As I sat at my desk yesterday, I hear the familiar "bing" of new email received. It was about 4, and my day was over at 4:30. It was from hubby telling me about a chicken rescue. My heart just sank because I found myself back in the same spot I had been in many times over the last few weeks. I was once again faced with losing a chicken.
Let me back track a bit so you can understand. Our flock was solid at 12 hens and a Rooster. We spent the summer learning how to care for them. They were easy really. We use the deep litter method so the whole thing takes about 10 minutes a day to feed and water the girls and maybe an additional 20 minutes maintenance per week. They were free-ranging too so it was fairly inexpensive as they were not eating as much as their feed as they would be if they were confined. All of those bugs and fresh greens were filling their crops with vitamins and they were producing a solid 8 to 9 gorgeous orange yolked eggs per day. How perfect!
As you read earlier in the post regarding lessons learned, I added to my flock, and with that addition, we also added mites. Although more difficult, it was an experience I was bound to have so I trudged on enthusiastically and we rid ourselves of the problem. Then I added 2 Cochin. This time however, I properly quarantined them for 4 weeks, nursed one Cochin through a respiratory thing and then added them to the flock. 3 days after a "by the book" introduction, I came home from work to find one dead Cochin and another seriously picked Cochin. We removed her and nursed her back to live, but I re-homed her. I was done and had learned my lesson about adding new chickens to my already perfect flock.
Bad weather came, and with it, terribly low temps and much snow. The girls felt the snow was WHITE DEATH so we just stopped opening the pop door. They weren't going out there anyway and they were cold. I noticed that some of the black star's were getting thin on the feathers. I actually considered it a molt and went on with my life. A week later I noticed one of the black stars was bleeding. Upon closer examination I noticed that I had 6 bald hens and some of them were bleeding. One hen (Cotton's sister) was badly pecked with a HOLE in her back about 4 inches in diameter. I was horrified. I spent HOURS researching picking, minimizing their light (shut off the coop timer and let nature take its course), adding salt and vitamins, blue kote, pine tar and all the other remedies known to man. I cried and was fairly distraught. Found the picker and as you read, put her in our pot. We opened the pop door and shoveled the snow, the girls were out in the yard. Problem solved. The hens began to heal, even Cotton's sister was healing well.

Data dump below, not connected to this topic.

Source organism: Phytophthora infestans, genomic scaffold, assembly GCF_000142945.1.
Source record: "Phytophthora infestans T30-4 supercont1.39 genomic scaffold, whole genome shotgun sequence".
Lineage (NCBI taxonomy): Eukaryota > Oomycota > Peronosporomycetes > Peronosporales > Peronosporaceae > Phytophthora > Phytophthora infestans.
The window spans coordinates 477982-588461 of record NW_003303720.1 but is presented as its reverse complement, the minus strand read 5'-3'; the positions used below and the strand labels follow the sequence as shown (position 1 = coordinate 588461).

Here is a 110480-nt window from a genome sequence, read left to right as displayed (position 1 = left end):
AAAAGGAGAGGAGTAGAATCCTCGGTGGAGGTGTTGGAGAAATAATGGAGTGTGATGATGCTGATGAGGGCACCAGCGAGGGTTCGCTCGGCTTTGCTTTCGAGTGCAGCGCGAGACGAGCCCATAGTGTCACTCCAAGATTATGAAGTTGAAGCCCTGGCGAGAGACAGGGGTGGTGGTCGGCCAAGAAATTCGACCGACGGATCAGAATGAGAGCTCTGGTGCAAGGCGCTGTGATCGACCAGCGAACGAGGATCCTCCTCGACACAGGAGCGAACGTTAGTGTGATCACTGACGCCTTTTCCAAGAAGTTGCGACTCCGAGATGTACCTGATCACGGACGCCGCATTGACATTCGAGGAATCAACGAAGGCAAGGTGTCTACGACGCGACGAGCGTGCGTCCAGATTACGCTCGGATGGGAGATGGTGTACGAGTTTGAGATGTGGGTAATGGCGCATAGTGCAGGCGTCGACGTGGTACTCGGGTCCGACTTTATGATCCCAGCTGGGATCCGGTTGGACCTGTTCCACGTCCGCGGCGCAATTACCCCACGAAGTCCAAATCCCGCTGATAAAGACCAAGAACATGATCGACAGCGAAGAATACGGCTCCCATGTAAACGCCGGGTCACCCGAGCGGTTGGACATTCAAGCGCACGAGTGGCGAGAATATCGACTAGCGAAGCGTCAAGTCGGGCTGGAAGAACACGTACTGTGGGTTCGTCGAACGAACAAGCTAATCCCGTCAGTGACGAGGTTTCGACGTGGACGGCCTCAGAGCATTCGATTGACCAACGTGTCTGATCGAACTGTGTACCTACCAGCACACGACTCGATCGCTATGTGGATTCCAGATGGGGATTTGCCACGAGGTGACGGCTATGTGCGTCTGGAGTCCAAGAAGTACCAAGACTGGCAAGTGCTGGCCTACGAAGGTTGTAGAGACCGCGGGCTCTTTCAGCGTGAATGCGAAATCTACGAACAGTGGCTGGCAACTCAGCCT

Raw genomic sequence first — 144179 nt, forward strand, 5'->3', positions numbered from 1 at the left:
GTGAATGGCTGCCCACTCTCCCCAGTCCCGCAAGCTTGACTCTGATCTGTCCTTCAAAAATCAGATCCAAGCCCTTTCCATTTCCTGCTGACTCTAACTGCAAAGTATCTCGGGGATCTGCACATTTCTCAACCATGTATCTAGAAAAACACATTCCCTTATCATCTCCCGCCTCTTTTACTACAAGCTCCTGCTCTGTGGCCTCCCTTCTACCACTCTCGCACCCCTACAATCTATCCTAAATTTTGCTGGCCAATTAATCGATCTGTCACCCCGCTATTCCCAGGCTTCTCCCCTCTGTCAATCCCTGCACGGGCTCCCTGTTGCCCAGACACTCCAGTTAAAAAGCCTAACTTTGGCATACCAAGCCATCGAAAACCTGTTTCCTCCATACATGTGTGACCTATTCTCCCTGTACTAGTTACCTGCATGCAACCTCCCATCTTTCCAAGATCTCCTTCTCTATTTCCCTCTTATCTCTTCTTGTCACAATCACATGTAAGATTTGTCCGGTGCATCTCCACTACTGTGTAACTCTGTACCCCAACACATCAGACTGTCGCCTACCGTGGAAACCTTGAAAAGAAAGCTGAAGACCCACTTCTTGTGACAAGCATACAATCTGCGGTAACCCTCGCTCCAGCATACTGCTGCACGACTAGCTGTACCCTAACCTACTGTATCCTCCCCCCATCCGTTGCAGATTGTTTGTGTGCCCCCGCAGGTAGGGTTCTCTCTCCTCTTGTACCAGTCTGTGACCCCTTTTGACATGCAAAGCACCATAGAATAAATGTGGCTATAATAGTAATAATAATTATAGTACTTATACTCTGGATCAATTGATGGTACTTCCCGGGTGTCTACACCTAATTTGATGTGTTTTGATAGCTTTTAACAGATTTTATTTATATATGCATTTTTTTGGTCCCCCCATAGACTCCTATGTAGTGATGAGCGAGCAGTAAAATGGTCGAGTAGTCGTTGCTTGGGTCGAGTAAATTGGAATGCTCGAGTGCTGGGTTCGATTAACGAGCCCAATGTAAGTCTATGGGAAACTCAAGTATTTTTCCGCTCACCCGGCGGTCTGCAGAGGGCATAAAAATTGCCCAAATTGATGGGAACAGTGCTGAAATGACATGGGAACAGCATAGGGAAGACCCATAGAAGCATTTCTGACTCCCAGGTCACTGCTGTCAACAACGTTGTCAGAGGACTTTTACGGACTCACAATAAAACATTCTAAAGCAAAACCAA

I then noticed cotton's sister was limping. She had developed Bumble Foot. This being treated and the chicken starting to behave more normal... we were on to face the rest of the winter. What else could happen at this point? Had we not already dealt with just about every ailment that was common to flocks?
Monday of this week I was talking to harry and he had mentioned this awesome "hawk" that he saw flying in the yard. In fact, Django was barking at it. I warned him that the chickens were in danger and he told me that it was too cold, none of the chickens were out in the yard. Later, I got a call from Harry, who never calls me at work. You know where this is going. Cotton was gone and a hawk (or falcon) was well fed.
I was very sad again and now faced with having to shut the pop door again. Our pen is in the woods but without the leaves, they are exposed and now they are dinner. Now that we were down 3 hens, I assumed that the picking may not restart, the main picker is gone and they had more room to move around in there (they already had enough room but you know its just the train of thought I had).
This brings me back to where we started, the "bling" of the email received letting me know that once again, we had a chicken emergency. Cotton's sister was picked again, not knowing what else to do, Tarynn and Harry grabbed her and brought her in the house.
She has been cleaned, dusted with wonder dust and given water and food. Hopefully she will pull through again. She has had many ailments this winter and I am not that optimistic that she will make it but hopeful. I feel like she is very compromised with all she has been through. Harry and I will be putting a top on the pen and letting them out again into the yard.
We have learned so much... we are down many chickens. Our flock is now down to 8 with a Roo. I am sad for my losses I am discouraged in a way but not completely.
Yesterday I got an incubator (we didn't have time to build one, we want to start chicks right away). Sometime in the next few weeks I will completely document the process of incubating and hopefully hatching our own eggs and adding to our flock.
Thanks for always sticking by us :)